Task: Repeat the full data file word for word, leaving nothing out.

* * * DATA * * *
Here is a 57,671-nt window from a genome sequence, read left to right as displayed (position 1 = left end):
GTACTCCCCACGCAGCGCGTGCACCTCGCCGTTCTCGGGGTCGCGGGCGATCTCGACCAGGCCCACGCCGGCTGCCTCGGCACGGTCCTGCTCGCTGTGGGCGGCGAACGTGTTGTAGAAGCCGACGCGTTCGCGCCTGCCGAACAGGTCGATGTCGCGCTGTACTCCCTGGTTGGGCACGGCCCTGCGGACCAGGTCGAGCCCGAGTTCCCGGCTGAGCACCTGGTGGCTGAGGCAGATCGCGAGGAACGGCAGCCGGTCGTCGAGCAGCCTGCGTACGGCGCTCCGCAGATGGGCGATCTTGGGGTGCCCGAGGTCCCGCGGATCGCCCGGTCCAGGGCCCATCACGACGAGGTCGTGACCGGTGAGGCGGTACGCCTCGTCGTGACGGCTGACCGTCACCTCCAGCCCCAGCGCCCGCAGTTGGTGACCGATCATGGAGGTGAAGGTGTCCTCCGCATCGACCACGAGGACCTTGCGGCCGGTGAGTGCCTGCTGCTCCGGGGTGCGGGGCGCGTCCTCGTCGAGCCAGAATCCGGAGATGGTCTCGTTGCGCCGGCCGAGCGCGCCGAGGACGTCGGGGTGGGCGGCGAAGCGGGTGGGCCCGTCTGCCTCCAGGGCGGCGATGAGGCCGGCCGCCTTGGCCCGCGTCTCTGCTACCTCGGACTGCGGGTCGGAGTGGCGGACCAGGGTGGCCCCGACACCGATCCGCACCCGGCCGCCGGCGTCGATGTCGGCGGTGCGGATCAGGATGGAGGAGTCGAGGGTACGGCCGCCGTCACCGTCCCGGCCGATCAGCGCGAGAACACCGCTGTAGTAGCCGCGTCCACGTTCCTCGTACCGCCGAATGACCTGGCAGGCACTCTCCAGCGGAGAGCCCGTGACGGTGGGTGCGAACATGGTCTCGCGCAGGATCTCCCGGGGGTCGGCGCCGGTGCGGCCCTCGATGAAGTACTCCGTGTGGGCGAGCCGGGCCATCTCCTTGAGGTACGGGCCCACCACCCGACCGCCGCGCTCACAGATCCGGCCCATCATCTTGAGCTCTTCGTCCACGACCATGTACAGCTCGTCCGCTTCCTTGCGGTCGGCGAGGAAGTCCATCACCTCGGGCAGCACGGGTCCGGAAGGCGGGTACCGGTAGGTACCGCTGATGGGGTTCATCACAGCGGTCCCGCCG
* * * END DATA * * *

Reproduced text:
Here is a 57,671-nt window from a genome sequence, read left to right as displayed (position 1 = left end):
GTACTCCCCACGCAGCGCGTGCACCTCGCCGTTCTCGGGGTCGCGGGCGATCTCGACCAGGCCCACGCCGGCTGCCTCGGCACGGTCCTGCTCGCTGTGGGCGGCGAACGTGTTGTAGAAGCCGACGCGTTCGCGCCTGCCGAACAGGTCGATGTCGCGCTGTACTCCCTGGTTGGGCACGGCCCTGCGGACCAGGTCGAGCCCGAGTTCCCGGCTGAGCACCTGGTGGCTGAGGCAGATCGCGAGGAACGGCAGCCGGTCGTCGAGCAGCCTGCGTACGGCGCTCCGCAGATGGGCGATCTTGGGGTGCCCGAGGTCCCGCGGATCGCCCGGTCCAGGGCCCATCACGACGAGGTCGTGACCGGTGAGGCGGTACGCCTCGTCGTGACGGCTGACCGTCACCTCCAGCCCCAGCGCCCGCAGTTGGTGACCGATCATGGAGGTGAAGGTGTCCTCCGCATCGACCACGAGGACCTTGCGGCCGGTGAGTGCCTGCTGCTCCGGGGTGCGGGGCGCGTCCTCGTCGAGCCAGAATCCGGAGATGGTCTCGTTGCGCCGGCCGAGCGCGCCGAGGACGTCGGGGTGGGCGGCGAAGCGGGTGGGCCCGTCTGCCTCCAGGGCGGCGATGAGGCCGGCCGCCTTGGCCCGCGTCTCTGCTACCTCGGACTGCGGGTCGGAGTGGCGGACCAGGGTGGCCCCGACACCGATCCGCACCCGGCCGCCGGCGTCGATGTCGGCGGTGCGGATCAGGATGGAGGAGTCGAGGGTACGGCCGCCGTCACCGTCCCGGCCGATCAGCGCGAGAACACCGCTGTAGTAGCCGCGTCCACGTTCCTCGTACCGCCGAATGACCTGGCAGGCACTCTCCAGCGGAGAGCCCGTGACGGTGGGTGCGAACATGGTCTCGCGCAGGATCTCCCGGGGGTCGGCGCCGGTGCGGCCCTCGATGAAGTACTCCGTGTGGGCGAGCCGGGCCATCTCCTTGAGGTACGGGCCCACCACCCGACCGCCGCGCTCACAGATCCGGCCCATCATCTTGAGCTCTTCGTCCACGACCATGTACAGCTCGTCCGCTTCCTTGCGGTCGGCGAGGAAGTCCATCACCTCGGGCAGCACGGGTCCGGAAGGCGGGTACCGGTAGGTACCGCTGATGGGGTTCATCACAGCGGTCCCGCCG